Landscape photographers know that there’s only so much you can plan. Today I want to introduce to you a fellow Dutch landscape photographer who recently came back from the volcanically active Kamchatka Peninsula in Russia. What Tomas van der Weijden captured there is truly extraordinary and he told me everything about the creation of this photo.
Van der Weijden is a hobbyist photographer from Amsterdam, the Netherlands. It was a trip to the mountains of Japan in 2013 that first triggered his passion for photography, as he had just picked up his first "real" camera, a mirrorless Sony NEX-6. Ever since, this passion has only grown bigger and he’s excited to constantly learn new stuff, while trying to see as much of the world as he can.
A bit of luck can go a long way when it comes to capturing something special. Van der Weijden joined a group of photographers on an expedition to Kamchatka, guided by Daniel Kordan. Kordan selected a number of beautiful locations in this remote part of Russia in advance. One of these locations is an area with a small lake in the mountains, from which a number of volcanoes can be seen, including the majestic Tolbachik as well as stratovolcano Klyuchevskaya Sopka. This lake is a well-known spot amongst (local) photographers, but being several hours (of driving through rough terrain) away from the closest village, you won’t encounter big crowds here. Van der Weijden’s first lucky break was that lava streams had been reported at Klyuchevskaya volcano at the time the group visited the area. "As we got ready for the long drive in the six-wheel drive Kamaz truck towards to area, anticipation was high," said van der Weijden.
When they arrived and set up camp nearby, van der Weijden made the hour long hike from camp to the lake to shoot the sunset and hopefully capture the lava stream during blue hour and the night. Van der Weijden tells us that the skies were clear, although not the best for sunset. The view of the volcano was excellent and van der Weijden managed to shoot the erupting volcano for a good amount of time. "An impressive sight, especially being from the Netherlands, geographically a very low and flat country." That’s something I can really relate to. At twilight, the orange flow of lava provided a great complementary color contrast against the dark blue sky and the snow covered mountains. After a couple of hours of shooting, clouds started to roll in and the group decided to call it a day.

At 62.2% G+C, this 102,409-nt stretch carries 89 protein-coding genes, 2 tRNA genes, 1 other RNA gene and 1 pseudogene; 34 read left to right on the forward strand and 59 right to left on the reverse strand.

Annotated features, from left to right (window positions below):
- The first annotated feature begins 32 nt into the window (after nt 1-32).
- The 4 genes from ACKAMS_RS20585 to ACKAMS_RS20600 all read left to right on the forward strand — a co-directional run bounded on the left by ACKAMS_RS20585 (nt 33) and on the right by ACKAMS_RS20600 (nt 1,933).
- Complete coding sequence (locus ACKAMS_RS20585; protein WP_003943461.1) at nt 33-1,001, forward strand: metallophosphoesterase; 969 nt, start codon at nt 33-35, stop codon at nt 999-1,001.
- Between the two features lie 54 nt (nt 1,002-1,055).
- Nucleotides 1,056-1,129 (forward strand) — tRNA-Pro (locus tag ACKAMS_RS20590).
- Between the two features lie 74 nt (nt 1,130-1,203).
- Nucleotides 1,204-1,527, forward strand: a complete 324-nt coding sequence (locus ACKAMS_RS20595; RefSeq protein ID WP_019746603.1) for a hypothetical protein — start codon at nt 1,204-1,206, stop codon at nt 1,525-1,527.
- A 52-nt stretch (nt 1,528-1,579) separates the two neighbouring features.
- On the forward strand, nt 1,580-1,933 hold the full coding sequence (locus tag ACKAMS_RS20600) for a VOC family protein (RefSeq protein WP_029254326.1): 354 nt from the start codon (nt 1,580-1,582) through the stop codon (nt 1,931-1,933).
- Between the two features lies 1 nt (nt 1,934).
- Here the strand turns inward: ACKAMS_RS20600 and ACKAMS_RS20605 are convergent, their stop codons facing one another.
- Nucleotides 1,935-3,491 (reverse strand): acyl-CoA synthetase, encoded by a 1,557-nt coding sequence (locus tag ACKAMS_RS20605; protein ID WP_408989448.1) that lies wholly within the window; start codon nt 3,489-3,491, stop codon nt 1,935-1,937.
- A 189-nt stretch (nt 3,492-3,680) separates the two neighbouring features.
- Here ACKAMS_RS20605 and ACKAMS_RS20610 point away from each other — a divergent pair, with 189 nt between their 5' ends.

On the second night, the group went back to the same spot, hoping for better conditions around sunset and to try and get some more shots of the lava stream and also to try and capture the Milky Way later that night. Unfortunately, van der Weijden continues, it was right after sunset that a thick layer of clouds rolled in once again, preventing them from seeing much of the surroundings. Group leader Kordan opted to wait for an hour to see if conditions improved. And they did. It didn’t take long for the clouds to dissipate and they were able to shoot the volcano again. It was then that a bright, greenish flashing streak appeared for a split second. A meteor! Luck had it that it seemed to have entered the atmosphere right above the mountain next to the lava flow. Van der Weijden had just switched from his 14mm wide-angle lens to a 16-35mm f/4 lens to get a closer view of the mountain (at 35mm).